Can You Sue For Injuries Or Damage From Hurricanes In Florida?
As has already happened in the past, Florida has been hit by another hurricane, and this time, hurricane Ian went through the Fort Meyers and Port Charlotte area, causing swathes of damage in its wake. As with past hurricanes, such as Irma in 2017, Southwest Florida experienced the brunt of the damage for the state.
Even as people continue to recover and try to resume their lives, for some, it will be a lot more than just waiting for electrical power, plumbing, and home repairs to get back to normal. Some have been seriously injured during the storm, leaving some wondering if it’s possible to take legal action.
The answer is “yes,” but only in very specific circumstances.
Storms Are Acts Of God
In general, civil law is not on the side of the public when it comes to the widespread damage caused by a hurricane. This is because a hurricane itself is not an act of negligence that can be blamed on the carelessness of another person or business. The formation of storms and the path they take are beyond anyone’s control; thus, no one is legally culpable if a hurricane moves through Lakewood Ranch instead of Orlando.
In the same way that there’s no legal liability for the route a hurricane takes, in many cases, the same is true for the damage the storm creates. For example, someone who has parked their car can’t be held legally responsible for the damage that car causes if a hurricane picks it up, carries it for several miles, and then drops it through the roof of someone’s home. There was no way to predict or control this outcome, so the car’s owner couldn’t be held responsible.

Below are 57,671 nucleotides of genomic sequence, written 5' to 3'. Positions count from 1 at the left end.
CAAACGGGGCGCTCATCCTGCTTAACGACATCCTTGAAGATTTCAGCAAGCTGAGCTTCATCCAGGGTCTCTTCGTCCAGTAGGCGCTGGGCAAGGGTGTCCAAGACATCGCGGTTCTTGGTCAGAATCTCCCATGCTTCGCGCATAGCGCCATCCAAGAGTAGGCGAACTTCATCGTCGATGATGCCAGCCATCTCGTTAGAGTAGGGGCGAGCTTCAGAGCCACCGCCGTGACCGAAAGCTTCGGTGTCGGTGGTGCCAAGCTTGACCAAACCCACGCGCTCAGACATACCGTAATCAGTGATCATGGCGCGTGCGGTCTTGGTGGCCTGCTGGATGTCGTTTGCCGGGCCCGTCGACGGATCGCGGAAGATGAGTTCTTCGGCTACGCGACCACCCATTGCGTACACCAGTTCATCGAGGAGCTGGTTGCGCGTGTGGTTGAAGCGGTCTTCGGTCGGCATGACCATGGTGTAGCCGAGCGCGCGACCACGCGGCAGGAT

It’s the same circumstance for trees that are uprooted and flung through the air into other properties or even people. The random nature of a storm means that negligence is not typically a factor in the damage caused.
However, there are some instances where this may be the case.
Negligence In Prevention
Suppose a tree is solidly planted in the ground, is uprooted by a hurricane, and injures a person or damages another property. In that case, there is no legal recourse for this event.
But if the tree was in poor condition, to begin with, and people knew about it, that’s a different legal story.
If a tree was in a state of obvious decay, and it was clear that it could easily fall and cause an injury, then when that tree finally falls, any damage or harm it causes is the responsibility of the property owner. The owner knew the tree posed a risk and chose to do nothing about it, directly resulting in damage or harm. In the case of a hurricane, if a tree clearly poses a threat to people and properties nearby and causes injury or damage due to the storm, this may be tied to negligence on the part of the property owner.
Similarly, a rental property may show signs of vulnerability to storm damage. If the landlord ignores these warning signs and a hurricane exploits this vulnerability, the landlord or property owner may be legally responsible for the injuries sustained. For example, a load-bearing wall's structural weakness may be extremely susceptible to strong forces, and a landlord may be aware of this but do nothing for years. That years-long negligence means legal liability should a hurricane finally arrive that exploits that vulnerability being ignored.
Negligence is a key component of a lawsuit. If you’ve been injured in Sarasota due to someone else’s negligence, talk to a personal injury lawyer to discuss your legal options for the compensation you’re owed.